When I directed the Center for Public Integrity earlier in this decade, we discovered a mercenary culture far more extensive than I had ever imagined. For example, in 2002, in a report entitled "Making a Killing: The Business of War", we identified 90 private military companies operating in the world, hired by governments or corporations. In early 2003, we reported that nine out of 30 members of the Defense Policy Board, then chaired by Richard Perle, had ties to defense companies with $76 billion in Pentagon contracts in just the preceding two years. In late 2003, the Center issued "Windfalls of War", first revealing that Kellogg, Brown & Root, then a subsidiary of Vice President Dick Cheney's former company, Halliburton, was the top recipient of U.S. war contracts in Afghanistan and Iraq. That report, which won the first George Polk award for online reporting and was produced by 20 researchers, writers and editors, also revealed that the most of the major contractors had close employee or Board ties to the executive branch for Republican and Democrat administrations and cumulatively they had contributed many millions of dollars to the political process.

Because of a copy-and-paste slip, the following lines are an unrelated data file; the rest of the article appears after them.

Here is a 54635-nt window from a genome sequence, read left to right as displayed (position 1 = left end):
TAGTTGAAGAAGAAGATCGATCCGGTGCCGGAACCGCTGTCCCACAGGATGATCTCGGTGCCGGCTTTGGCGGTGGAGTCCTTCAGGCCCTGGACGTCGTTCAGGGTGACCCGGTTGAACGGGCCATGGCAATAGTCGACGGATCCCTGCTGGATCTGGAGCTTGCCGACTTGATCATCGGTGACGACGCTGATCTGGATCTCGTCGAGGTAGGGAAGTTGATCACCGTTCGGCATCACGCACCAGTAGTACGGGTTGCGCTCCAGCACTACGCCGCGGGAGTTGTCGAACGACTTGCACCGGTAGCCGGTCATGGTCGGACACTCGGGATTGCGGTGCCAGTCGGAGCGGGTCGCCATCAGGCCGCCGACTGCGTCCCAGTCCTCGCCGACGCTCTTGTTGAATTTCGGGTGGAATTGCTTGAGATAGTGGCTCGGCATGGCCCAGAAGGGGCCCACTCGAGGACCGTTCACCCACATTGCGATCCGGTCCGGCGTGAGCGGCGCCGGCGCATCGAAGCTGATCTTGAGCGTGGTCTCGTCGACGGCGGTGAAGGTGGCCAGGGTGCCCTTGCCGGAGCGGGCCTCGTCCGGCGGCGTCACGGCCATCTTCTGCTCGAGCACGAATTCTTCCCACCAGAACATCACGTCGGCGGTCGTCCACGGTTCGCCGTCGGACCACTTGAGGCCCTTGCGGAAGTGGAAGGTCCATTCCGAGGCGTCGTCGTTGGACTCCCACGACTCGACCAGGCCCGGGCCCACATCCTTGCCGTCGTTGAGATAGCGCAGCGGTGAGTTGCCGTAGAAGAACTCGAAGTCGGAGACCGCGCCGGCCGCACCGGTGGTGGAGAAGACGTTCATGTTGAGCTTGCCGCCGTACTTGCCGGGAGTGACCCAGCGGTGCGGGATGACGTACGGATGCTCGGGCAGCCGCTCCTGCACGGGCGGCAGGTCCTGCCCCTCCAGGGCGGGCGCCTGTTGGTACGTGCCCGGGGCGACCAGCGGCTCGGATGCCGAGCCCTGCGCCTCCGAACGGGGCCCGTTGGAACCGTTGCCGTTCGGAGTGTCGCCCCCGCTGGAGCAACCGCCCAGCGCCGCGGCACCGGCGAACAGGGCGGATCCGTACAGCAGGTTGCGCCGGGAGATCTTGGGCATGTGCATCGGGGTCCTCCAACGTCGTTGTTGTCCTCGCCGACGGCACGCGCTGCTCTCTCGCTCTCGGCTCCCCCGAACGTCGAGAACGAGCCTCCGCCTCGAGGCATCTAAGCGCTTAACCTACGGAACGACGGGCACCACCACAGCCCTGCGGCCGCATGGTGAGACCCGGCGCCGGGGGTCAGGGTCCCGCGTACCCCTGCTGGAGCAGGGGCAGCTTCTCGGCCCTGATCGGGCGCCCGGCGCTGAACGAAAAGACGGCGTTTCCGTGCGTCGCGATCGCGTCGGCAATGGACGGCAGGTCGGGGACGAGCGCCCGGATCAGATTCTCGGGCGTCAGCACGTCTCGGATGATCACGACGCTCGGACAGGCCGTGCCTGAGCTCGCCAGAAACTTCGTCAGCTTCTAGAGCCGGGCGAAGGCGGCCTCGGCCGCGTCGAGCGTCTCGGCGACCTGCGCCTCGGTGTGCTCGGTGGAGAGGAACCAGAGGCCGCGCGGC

Fascinated and alarmed by the Tammany Hall feeling of political favoritism or cronyism I was getting, we launched into another epic investigation and published "Outsourcing the Pentagon: Who's Winning the Big Contracts" in the fall of 2004. We examined 2.2 million contract actions over six fiscal years, totaling $900 billion in authorized expenditures, and discovered that no-bid contracts had accounted for more than 40 percent of Pentagon contracting, $362 billion in taxpayer money to companies without competitive bidding. In other words, the multi-billion dollar no-bid contracts Halliburton had received actually weren't such an aberration, unfortunately. Indeed, we found contractors had written the Department of Defense budget, were guarding our soldiers in the Green Zone in Iraq, had participated in the Abu Ghraib interrogations and when the Secretary of Army wanted to find out just how many contractors were being employed, he naturally hired a company to find it out.